Renuka Amarasingha’s usual routine was to get her seven-year-old son ready for school before the subway ride to work. From her basement apartment in Scarborough, on the eastern edge of the city, to her cafeteria job at a north Toronto high school, it took little over an hour each way.
TORONTO – South Asian woman Renuka Amarasingha was identified as one of the victims of Monday's deadly van attack in Toronto.
It was a long commute, but Amarasingha was glad to have the job. She was a single mother. And, like many immigrants who built new lives in Canada, she carried with her the weight of what she’d left behind. In her case, it was an elderly mother she supported back in Sri Lanka, reported Canadian Press.
On Monday afternoon, Amarasingha was heading toward the subway after her shift when the attacks began.
The white rental van struck them, one after the other. Office workers heading back to their desks after a long lunch. Grandmothers out for a stroll in the sun. College students on their way to the subway. Dozens were hit. Ten were killed. One of them was Amarasingha.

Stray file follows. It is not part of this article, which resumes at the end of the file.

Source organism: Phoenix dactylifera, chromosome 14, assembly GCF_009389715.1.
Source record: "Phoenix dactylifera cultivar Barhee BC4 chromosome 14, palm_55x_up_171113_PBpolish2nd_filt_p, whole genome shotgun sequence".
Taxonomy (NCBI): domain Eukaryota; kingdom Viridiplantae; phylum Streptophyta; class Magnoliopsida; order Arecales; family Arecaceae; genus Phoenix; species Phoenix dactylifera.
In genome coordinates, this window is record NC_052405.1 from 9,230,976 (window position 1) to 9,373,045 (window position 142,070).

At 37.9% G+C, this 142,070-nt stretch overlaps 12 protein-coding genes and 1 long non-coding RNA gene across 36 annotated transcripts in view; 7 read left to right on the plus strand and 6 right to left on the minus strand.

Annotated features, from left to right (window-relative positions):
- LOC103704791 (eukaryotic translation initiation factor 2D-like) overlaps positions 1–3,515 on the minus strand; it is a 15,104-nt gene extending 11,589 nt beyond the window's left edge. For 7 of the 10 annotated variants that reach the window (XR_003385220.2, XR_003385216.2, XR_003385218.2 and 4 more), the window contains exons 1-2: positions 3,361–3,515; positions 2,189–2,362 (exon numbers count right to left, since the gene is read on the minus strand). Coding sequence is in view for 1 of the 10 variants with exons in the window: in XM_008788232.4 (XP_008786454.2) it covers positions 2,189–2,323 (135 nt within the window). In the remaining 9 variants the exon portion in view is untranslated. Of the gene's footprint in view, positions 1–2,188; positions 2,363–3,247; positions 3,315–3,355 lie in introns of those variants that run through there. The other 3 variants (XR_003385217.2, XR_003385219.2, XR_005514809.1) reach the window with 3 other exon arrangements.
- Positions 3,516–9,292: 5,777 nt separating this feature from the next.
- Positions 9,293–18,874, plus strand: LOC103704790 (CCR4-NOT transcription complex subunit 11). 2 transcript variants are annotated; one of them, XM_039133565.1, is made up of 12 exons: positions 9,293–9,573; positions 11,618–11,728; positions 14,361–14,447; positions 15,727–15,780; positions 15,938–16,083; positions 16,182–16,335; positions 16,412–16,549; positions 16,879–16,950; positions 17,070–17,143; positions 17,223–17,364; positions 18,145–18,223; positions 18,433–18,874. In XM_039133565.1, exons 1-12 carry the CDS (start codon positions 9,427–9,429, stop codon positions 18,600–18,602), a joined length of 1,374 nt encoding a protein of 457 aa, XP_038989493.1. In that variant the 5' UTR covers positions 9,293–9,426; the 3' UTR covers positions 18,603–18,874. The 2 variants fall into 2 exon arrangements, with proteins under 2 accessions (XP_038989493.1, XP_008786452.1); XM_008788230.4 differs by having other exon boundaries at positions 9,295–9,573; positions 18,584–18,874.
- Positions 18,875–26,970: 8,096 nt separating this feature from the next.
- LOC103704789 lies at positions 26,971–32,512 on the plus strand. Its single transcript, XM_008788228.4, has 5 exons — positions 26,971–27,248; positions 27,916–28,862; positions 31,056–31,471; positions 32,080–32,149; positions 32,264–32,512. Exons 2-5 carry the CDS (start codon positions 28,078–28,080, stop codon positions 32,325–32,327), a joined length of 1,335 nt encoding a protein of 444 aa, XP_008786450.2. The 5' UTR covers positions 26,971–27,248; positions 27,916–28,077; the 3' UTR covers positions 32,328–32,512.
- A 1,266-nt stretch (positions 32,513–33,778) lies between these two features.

It’s not yet known what led a driver of a van to tear down a sidewalk in one of Toronto’s busiest areas, plowing down dozens of people in its path. Alek Minassian, 25, is in custody facing a slew of charges for murder and attempted murder. Also not known is the full list of those who were hurt or killed. So far, six of the 10 killed have been identified by family and friends. Of those who were injured, few have spoken out.
But as new names and faces of the victims have emerged, one thread appears to tie many of them together: Like Amarasingha, many of them had come from other places.
In Scarborough, friends of Amarasingha have also spent the past two days speaking with the woman’s family in Sri Lanka. They were initially upset that the woman’s body wouldn’t be sent back to Sri Lanka, as is customary in their culture, Mr. Rathanasiri said . “But they understood it is difficult,” he said.
The members at the temple have also discussed what could have caused someone to attack the city so many of them have adopted as home.
“I don’t know what kind of purpose this man has,” Rathanasiri said . “This is a peaceful country. Canada is a peaceful country.”
Courtesy Canadian Press